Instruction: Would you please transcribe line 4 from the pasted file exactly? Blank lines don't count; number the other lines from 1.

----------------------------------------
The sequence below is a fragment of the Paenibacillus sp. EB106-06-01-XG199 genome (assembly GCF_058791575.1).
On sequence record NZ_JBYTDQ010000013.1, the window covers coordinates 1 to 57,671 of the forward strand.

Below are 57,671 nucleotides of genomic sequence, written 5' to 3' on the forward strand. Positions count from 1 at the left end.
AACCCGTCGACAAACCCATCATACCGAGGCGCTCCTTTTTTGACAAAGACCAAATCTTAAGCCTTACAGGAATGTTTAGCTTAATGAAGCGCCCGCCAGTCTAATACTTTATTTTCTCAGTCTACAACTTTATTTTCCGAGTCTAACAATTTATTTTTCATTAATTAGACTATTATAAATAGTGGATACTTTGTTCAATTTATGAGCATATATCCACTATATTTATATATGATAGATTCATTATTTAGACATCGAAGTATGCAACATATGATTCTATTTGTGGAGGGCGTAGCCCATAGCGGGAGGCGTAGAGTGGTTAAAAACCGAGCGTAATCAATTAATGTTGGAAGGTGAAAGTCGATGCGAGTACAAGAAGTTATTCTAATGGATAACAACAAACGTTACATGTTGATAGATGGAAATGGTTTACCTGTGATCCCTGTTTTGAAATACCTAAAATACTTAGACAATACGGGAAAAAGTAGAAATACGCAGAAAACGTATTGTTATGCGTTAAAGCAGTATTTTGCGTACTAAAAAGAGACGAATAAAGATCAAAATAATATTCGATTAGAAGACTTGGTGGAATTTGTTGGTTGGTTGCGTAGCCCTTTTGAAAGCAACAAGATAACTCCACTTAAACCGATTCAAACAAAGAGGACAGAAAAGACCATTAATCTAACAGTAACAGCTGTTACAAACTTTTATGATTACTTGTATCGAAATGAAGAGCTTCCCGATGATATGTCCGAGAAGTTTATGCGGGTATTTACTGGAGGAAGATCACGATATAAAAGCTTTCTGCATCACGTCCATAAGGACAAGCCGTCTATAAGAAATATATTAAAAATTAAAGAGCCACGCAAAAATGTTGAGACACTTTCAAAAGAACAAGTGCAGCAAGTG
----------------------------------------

AACCCGTCGACAAACCCATCATACCGAGGCGCTCCTTTTTTGACAAAGACCAAATCTTAAGCCTTACAGGAATGTTTAGCTTAATGAAGCGCCCGCCAGTCTAATACTTTATTTTCTCAGTCTACAACTTTATTTTCCGAGTCTAACAATTTATTTTTCATTAATTAGACTATTATAAATAGTGGATACTTTGTTCAATTTATGAGCATATATCCACTATATTTATATATGATAGATTCATTATTTAGACATCGAAGTATGCAACATATGATTCTATTTGTGGAGGGCGTAGCCCATAGCGGGAGGCGTAGAGTGGTTAAAAACCGAGCGTAATCAATTAATGTTGGAAGGTGAAAGTCGATGCGAGTACAAGAAGTTATTCTAATGGATAACAACAAACGTTACATGTTGATAGATGGAAATGGTTTACCTGTGATCCCTGTTTTGAAATACCTAAAATACTTAGACAATACGGGAAAAAGTAGAAATACGCAGAAAACGTATTGTTATGCGTTAAAGCAGTATTTTGCGTACTAAAAAGAGACGAATAAAGATCAAAATAATATTCGATTAGAAGACTTGGTGGAATTTGTTGGTTGGTTGCGTAGCCCTTTTGAAAGCAACAAGATAACTCCACTTAAACCGATTCAAACAAAGAGGACAGAAAAGACCATTAATCTAACAGTAACAGCTGTTACAAACTTTTATGATTACTTGTATCGAAATGAAGAGCTTCCCGATGATATGTCCGAGAAGTTTATGCGGGTATTTACTGGAGGAAGATCACGATATAAAAGCTTTCTGCATCACGTCCATAAGGACAAGCCGTCTATAAGAAATATATTAAAAATTAAAGAGCCACGCAAAAATGTTGAGACACTTTCAAAAGAACAAGTGCAGCAAGTG